Report on Hekla (Iceland) — May 1981
Scientific Event Alert Network Bulletin, vol. 6, no. 5 (May 1981)
Managing Editor: Lindsay McClelland.
Hekla (Iceland) SO2 detected from 1981 lava flows
Please cite this report as:
Global Volcanism Program, 1981. Report on Hekla (Iceland). In: McClelland, L. (ed.), Scientific Event Alert Network Bulletin, 6:5. Smithsonian Institution. https://doi.org/10.5479/si.GVP.SEAN198105-372070.
63.983°N, 19.666°W; summit elev. 1490 m
All times are local (unless otherwise noted)
The COSPEC detected SO2 N and SW of Hekla's April 1981 lava flows.
Geologic Background. One of Iceland's most prominent and active volcanoes, Hekla lies near the southern end of the eastern rift zone. Hekla occupies a rift-transform junction, and has produced basaltic andesites, in contrast to the tholeiitic basalts typical of Icelandic rift zone volcanoes. Vatnafjöll, a 40-km-long, 9-km-wide group of basaltic fissures and crater rows immediately SE of Hekla forms a part of the Hekla-Vatnafjöll volcanic system. A 5.5-km-long fissure, Heklugjá, cuts across the 1491-m-high Hekla volcano and is often active along its full length during major eruptions. Repeated eruptions along this rift, which is oblique to most rifting structures in the eastern volcanic zone, are responsible for Hekla's elongated ENE-WSW profile. Frequent large silicic explosive eruptions during historical time have deposited tephra throughout Iceland, providing valuable time markers used to date eruptions from other Icelandic volcanoes. Hekla tephras are generally rich in fluorine and are consequently very hazardous to grazing animals. Extensive lava flows from historical eruptions, which date back to 1104 CE, cover much of the volcano's flanks.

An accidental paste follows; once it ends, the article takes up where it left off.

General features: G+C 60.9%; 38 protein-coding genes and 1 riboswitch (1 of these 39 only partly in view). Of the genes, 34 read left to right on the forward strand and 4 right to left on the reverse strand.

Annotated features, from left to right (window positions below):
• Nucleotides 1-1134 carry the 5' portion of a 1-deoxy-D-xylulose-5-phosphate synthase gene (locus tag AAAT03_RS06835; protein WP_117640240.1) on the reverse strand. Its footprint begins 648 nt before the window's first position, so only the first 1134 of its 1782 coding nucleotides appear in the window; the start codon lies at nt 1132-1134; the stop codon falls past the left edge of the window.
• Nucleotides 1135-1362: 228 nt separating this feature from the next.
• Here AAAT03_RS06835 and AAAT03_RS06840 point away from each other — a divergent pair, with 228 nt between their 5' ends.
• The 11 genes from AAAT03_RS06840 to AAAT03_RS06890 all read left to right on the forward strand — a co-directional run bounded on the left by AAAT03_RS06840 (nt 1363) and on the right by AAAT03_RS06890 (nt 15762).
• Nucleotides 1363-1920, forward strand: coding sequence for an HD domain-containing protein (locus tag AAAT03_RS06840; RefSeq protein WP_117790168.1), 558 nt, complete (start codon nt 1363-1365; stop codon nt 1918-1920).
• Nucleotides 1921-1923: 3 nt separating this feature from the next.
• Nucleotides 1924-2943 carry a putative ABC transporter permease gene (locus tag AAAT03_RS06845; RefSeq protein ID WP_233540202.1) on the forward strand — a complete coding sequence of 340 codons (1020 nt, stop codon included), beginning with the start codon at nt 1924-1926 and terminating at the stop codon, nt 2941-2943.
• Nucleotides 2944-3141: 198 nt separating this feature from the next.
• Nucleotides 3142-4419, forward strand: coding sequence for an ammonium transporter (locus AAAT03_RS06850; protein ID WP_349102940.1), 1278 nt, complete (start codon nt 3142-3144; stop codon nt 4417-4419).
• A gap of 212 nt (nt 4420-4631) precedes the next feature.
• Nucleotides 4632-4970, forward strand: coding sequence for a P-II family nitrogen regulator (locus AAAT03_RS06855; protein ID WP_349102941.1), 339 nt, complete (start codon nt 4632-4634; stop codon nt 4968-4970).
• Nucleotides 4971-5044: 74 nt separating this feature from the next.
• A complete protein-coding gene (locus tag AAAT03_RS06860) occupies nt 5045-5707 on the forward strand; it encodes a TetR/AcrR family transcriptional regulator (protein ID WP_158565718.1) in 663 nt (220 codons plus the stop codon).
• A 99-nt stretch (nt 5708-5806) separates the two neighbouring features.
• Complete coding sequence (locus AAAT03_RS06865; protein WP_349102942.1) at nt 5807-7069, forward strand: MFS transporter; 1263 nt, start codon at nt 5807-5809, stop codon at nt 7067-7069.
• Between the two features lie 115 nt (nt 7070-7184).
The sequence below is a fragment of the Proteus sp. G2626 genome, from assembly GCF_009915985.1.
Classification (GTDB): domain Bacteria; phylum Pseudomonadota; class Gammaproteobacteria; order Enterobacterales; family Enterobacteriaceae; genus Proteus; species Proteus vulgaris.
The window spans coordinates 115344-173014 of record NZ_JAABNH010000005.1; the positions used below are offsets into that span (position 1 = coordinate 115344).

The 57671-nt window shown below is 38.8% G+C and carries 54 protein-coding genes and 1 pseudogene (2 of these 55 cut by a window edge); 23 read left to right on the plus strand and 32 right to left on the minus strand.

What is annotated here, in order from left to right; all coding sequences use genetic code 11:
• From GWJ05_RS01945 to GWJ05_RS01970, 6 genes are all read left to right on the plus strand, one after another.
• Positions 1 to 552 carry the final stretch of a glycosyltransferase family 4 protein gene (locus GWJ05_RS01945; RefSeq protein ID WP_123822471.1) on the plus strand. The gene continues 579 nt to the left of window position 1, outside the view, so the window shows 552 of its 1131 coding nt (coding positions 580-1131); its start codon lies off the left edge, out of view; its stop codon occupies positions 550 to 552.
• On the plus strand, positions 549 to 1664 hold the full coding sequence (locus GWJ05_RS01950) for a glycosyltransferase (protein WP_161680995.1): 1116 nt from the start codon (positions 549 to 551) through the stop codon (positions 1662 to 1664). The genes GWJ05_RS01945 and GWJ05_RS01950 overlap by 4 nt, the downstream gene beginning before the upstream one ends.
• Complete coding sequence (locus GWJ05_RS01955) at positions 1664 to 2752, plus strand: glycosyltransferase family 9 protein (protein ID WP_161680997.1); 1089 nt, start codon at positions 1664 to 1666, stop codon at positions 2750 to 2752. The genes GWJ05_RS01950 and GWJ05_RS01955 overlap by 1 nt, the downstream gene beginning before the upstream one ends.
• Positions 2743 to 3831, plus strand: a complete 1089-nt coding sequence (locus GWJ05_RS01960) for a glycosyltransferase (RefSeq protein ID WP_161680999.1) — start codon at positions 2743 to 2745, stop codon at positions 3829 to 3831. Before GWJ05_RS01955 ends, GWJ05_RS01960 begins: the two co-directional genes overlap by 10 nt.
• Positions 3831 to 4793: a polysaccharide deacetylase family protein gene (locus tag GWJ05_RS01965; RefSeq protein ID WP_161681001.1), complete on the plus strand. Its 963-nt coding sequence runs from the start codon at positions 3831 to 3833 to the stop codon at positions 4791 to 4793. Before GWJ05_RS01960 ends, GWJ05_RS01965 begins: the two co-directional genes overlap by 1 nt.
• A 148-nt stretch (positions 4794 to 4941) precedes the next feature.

Information Contacts: K. Grönvold; NVI; R. Stoiber and S. Williams, Dartmouth College.